The Truth Behind THE LOST SYMBOL

The Lost Symbol - Dan Brown

It’s been a little over a month since Dan Brown’s latest book, The Lost Symbol, hit bookshelves. Whether it’s Opus Dei or Mary Magdalene, his books always inspire me to read more about a particular topic. While not as controversial as The Da Vinci Code, The Lost Symbol still has people talking about the Freemasons, the founding fathers, and noetic science. If you’re interested in exploring some of the concepts in the book, here is some suggested reading. Warning: possible SPOILERS ahead!


If you are interested in reading more about the Freemasons, The Masonic Society has set up a website to address questions regarding The Lost Symbol.

Here’s an excerpt:

Do Masons really drink out of skulls?

The skull has appeared for centuries as a common symbol of mortality, not only in various degrees of Masonic ritual, but in many other historical, fraternal and religious organizations. The Latin term, memento mori, means “remember, you will die,” and is often accompanied by a depiction of a skull as a reminder of the end of physical life. Such specific images have appeared as early as Pompeii in the 1st century A.D.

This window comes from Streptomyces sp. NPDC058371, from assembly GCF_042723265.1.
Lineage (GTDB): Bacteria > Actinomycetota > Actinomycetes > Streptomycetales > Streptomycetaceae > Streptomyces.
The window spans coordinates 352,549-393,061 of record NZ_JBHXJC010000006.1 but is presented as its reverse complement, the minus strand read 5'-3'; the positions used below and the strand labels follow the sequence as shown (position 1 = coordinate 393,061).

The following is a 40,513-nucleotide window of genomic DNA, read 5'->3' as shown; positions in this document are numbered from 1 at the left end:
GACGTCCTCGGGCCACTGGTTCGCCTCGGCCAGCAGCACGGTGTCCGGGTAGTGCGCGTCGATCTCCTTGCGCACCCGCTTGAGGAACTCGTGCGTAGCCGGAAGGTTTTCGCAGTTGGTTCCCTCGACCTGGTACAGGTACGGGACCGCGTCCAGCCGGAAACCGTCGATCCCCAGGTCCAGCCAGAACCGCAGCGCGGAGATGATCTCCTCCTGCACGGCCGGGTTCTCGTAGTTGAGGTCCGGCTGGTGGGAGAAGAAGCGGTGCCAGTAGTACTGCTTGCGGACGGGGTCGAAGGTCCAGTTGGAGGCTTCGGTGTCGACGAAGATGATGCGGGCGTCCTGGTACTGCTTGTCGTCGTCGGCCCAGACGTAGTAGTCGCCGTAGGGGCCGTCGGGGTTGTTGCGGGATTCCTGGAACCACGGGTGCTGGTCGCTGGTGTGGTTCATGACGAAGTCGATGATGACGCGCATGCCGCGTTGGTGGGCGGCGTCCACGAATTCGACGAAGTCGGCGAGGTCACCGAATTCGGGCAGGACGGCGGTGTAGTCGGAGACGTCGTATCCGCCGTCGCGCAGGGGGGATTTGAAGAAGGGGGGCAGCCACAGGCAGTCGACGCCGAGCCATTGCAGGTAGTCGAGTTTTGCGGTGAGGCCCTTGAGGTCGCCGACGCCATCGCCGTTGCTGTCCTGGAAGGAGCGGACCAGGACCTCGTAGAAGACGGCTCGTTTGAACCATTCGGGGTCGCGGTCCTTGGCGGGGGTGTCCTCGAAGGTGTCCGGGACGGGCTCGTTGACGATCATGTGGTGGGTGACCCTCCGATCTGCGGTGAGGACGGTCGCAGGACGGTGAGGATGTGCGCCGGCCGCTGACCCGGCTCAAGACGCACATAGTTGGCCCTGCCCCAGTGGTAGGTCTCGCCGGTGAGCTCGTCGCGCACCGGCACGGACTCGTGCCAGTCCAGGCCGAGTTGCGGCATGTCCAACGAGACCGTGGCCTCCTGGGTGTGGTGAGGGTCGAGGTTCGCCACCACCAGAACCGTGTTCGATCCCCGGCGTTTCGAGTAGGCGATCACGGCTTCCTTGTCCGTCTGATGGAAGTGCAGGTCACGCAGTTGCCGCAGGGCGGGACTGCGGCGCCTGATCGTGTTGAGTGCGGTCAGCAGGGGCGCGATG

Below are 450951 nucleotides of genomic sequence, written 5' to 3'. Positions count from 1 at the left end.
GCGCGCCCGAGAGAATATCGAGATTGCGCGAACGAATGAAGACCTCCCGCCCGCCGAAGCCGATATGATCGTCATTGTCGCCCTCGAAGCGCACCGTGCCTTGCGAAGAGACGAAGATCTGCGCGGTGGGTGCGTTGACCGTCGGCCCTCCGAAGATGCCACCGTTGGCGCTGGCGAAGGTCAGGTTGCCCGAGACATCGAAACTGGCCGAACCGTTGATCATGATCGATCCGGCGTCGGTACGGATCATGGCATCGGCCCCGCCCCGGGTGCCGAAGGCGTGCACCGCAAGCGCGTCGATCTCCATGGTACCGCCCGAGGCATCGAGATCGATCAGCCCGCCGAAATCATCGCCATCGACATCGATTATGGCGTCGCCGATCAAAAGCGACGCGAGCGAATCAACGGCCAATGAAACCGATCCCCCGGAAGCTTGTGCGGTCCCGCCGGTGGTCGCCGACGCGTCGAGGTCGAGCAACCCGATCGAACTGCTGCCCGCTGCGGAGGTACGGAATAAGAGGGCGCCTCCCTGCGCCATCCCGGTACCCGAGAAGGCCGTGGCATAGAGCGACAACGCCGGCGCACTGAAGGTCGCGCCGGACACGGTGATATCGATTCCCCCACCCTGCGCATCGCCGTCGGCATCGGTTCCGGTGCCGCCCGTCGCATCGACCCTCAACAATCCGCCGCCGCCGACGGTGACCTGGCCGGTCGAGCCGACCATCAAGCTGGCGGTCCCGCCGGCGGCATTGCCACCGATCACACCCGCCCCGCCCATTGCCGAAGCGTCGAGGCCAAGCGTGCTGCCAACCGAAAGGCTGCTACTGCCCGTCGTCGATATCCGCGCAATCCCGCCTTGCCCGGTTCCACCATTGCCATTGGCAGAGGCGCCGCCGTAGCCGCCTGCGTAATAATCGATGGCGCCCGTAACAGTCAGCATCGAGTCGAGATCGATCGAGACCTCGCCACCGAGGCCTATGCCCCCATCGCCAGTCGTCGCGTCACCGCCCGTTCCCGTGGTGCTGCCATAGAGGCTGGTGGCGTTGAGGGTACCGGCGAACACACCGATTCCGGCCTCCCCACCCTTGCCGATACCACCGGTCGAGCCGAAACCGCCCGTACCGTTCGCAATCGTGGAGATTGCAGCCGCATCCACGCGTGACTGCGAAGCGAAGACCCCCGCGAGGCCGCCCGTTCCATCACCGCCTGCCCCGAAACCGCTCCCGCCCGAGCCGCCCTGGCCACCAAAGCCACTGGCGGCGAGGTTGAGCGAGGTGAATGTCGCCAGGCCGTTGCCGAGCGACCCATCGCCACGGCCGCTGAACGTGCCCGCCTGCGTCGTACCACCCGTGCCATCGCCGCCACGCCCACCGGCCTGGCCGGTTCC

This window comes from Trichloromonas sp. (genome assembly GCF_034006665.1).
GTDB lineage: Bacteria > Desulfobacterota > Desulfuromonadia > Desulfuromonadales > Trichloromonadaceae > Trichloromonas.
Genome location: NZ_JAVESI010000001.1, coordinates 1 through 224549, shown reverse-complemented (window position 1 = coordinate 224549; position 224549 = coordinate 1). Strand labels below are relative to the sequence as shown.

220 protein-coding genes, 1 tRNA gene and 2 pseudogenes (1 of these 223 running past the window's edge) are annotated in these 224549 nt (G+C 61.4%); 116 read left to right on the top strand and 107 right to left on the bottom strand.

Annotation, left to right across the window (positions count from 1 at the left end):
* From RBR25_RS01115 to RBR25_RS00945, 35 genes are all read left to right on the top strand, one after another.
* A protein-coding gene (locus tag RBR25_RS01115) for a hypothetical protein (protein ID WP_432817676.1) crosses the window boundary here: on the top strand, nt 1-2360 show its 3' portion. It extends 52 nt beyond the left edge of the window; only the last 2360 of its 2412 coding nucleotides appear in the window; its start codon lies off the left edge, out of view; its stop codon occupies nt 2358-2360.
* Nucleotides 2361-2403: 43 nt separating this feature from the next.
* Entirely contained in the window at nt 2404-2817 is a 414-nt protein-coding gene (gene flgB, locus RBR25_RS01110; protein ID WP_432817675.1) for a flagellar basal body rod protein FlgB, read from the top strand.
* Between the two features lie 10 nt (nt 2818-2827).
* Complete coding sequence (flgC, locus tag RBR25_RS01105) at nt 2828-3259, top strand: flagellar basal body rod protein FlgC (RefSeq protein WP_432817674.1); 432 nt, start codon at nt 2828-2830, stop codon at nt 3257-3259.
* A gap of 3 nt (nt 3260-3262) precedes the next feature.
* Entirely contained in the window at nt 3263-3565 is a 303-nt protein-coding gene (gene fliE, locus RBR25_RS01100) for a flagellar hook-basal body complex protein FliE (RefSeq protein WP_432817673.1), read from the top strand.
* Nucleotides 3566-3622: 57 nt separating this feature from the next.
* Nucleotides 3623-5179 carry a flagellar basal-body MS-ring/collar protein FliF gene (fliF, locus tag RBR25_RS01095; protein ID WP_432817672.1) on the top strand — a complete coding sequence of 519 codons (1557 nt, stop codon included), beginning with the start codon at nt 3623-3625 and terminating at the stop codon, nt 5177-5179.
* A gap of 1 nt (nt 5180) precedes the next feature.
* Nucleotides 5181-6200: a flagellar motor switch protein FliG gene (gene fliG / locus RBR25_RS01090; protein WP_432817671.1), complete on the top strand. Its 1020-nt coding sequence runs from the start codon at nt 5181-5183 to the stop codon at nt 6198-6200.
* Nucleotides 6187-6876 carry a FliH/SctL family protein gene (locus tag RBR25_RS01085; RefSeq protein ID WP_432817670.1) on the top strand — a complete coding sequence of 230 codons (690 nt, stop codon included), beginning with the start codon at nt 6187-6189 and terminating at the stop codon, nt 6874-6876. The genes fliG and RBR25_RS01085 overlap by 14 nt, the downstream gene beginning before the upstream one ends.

The specific ceremony described by Brown in the prologue of The Lost Symbol appears to be adapted from a sensationalized exposé, Scotch Rite Masonry Illustrated, published in 1887 by the Reverend John Blanchard. Blanchard’s description of the 33rd degree has been repeated by many anti-Masonic authors over the years, even though it is not accurate.

Freemasons For Dummies by Christopher Hodapp

This introductory work explains the basics of Freemasonry. Here’s an excerpt from the Freemasons For Dummies website:

Did the Masons build Washington D.C.?